POLLIN: Now, they—yeah, they made two statements, one, like, within two or three hours of our paper coming out, because, yeah, it just exploded. Who would have thought? I mean, it was just a week ago today that we posted this paper. They responded within a few hours. Then they responded overnight on Tuesday morning last week, in which they said, yes, of course we feel terrible, we made some stupid mistakes, but we defend our methodology, and we also—the basic conclusions, they’re saying, still hold, because you do find, even with our corrected data, that over the full period, all our full post World War II period, growth does go down to 2.2 percent relative to about 3 percent. So they’re saying, well, the basic result still holds.
That’s why just now I just said you have to look at circumstances. I mean, do we really care about what happened in New Zealand in 1951 as being informative for what’s going on in the U.S. and Europe today? I don’t. I think that this story over the last decade, in which we see growth somewhat higher for countries with a higher public debt ratio, that’s much more relevant for me than what happened in New Zealand in 1951.
JAY: What reaction have we seen from policymakers here? I mean, one of their main theoretical pillars has been knocked out from the whole austerity argument. Do you see any sense of any game change there?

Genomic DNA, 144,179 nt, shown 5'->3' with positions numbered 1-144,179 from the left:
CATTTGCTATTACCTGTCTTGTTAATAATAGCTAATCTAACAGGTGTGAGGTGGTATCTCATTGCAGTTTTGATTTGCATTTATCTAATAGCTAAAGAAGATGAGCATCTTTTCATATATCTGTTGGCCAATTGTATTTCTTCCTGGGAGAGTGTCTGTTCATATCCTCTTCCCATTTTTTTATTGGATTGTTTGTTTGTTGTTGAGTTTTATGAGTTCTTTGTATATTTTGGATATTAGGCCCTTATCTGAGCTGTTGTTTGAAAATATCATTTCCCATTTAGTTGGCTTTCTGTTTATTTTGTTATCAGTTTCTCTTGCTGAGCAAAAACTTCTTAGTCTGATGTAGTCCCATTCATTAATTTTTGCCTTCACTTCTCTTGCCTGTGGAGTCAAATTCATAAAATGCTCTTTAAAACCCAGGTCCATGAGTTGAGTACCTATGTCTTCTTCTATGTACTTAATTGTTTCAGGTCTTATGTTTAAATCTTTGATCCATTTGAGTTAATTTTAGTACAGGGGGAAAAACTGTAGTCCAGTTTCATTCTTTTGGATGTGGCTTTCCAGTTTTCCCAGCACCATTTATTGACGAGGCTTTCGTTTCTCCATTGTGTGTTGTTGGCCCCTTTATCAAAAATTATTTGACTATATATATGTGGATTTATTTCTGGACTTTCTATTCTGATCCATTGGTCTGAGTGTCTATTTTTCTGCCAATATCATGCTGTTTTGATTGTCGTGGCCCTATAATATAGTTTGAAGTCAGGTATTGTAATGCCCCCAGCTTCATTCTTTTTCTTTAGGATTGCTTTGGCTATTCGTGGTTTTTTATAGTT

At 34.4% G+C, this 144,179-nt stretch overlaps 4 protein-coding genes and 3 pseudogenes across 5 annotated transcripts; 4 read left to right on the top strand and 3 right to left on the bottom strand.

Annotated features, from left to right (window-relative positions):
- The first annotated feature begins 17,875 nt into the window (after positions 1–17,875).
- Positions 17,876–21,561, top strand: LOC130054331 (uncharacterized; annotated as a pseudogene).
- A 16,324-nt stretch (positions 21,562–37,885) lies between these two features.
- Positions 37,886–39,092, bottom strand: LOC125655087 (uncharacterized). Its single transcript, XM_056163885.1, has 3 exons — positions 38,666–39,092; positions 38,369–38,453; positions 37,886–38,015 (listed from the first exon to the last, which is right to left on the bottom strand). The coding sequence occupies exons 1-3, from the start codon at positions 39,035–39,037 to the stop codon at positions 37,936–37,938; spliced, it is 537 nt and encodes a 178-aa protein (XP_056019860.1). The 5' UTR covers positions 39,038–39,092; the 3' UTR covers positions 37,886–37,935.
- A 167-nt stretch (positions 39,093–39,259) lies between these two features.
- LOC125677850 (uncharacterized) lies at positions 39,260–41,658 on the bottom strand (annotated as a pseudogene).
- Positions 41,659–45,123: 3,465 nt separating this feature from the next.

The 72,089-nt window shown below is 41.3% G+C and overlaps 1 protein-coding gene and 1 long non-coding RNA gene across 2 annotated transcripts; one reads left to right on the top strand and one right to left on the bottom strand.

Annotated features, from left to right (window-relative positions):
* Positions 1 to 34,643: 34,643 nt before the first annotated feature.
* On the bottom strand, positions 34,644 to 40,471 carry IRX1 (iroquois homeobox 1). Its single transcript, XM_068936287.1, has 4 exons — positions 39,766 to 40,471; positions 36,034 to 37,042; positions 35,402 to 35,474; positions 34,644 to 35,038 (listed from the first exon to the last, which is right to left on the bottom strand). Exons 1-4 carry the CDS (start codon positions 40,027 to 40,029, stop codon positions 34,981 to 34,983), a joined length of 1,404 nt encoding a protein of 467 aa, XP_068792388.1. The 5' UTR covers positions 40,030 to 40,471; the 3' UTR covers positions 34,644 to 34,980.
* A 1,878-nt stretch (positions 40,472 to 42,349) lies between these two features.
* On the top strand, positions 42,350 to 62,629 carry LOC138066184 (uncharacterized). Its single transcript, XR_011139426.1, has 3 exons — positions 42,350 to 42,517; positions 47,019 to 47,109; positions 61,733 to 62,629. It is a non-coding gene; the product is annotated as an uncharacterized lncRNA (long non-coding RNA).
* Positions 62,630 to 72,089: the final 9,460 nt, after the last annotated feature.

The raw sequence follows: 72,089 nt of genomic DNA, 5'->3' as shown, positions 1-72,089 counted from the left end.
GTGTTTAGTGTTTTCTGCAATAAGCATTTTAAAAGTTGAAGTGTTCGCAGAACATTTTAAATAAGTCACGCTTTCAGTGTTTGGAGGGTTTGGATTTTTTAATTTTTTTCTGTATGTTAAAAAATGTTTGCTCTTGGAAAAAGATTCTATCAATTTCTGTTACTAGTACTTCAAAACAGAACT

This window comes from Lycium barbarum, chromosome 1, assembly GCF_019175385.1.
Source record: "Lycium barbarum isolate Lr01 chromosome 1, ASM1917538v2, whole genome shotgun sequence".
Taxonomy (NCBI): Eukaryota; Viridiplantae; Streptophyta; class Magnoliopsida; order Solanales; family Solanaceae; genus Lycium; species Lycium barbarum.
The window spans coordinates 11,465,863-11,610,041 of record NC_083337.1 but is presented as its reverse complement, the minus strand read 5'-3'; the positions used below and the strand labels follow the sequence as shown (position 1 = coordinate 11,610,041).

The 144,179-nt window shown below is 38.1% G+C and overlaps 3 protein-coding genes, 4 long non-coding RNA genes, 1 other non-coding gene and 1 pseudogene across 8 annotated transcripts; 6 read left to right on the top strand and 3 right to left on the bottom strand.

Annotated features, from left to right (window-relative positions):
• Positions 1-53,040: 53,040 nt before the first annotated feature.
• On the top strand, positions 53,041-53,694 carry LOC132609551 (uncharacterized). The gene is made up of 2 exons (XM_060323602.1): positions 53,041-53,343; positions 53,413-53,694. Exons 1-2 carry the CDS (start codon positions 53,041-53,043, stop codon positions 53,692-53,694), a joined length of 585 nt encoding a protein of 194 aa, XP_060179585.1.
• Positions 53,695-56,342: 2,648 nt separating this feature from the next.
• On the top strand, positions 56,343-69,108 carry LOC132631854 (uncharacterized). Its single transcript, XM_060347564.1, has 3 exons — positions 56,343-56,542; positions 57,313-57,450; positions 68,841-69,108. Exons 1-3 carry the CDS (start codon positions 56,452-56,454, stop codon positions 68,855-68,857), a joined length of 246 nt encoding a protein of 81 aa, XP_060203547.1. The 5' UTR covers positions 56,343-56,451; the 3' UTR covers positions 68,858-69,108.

POLLIN: Yeah, I mean, it’s not like policymakers are calling me up and saying, I’ve changed my position. So I’m just following it in the press like anybody can.
There’s been some interesting stories. One is Erskine Bowles, who was the cochair of the deficit reduction commission appointed by President Obama, who was reported in the press as saying, yes, he heard about our study, he knows the results, he understands that this pillar of his approach with Reinhart and Rogoff has been refuted. But he still—that doesn’t change his thinking at all, because he knows intuitively that when you have a lot of debt, it’s bad. So that was his reaction.
One of the amusing ones was a report in a British paper that said the British chancellor, George Osborne, who is the architect of austerity policies in Great Britain, was seen crying at Margaret Thatcher’s funeral. But the article said, well, we know the real reason why George Osborne is crying: because his sainted Reinhart and Rogoff paper has now been refuted, and so the main pillar of his austerity policies has now melted away.
And then the third example, in a blog that was written over the weekend by Professor John Taylor of Stanford, who is a leading austerity hawk, I would say equal to Reinhart and Rogoff—and we’ve talked about John Taylor before in our discussions. And he said in this thing he wrote over the weekend that our results have already led to changes in policy at the IMF–World Bank meetings last week and at the G20 meetings and in the U.S. that the case for austerity is now getting attacked and is weaker. So that’s from three pretty reliable sources.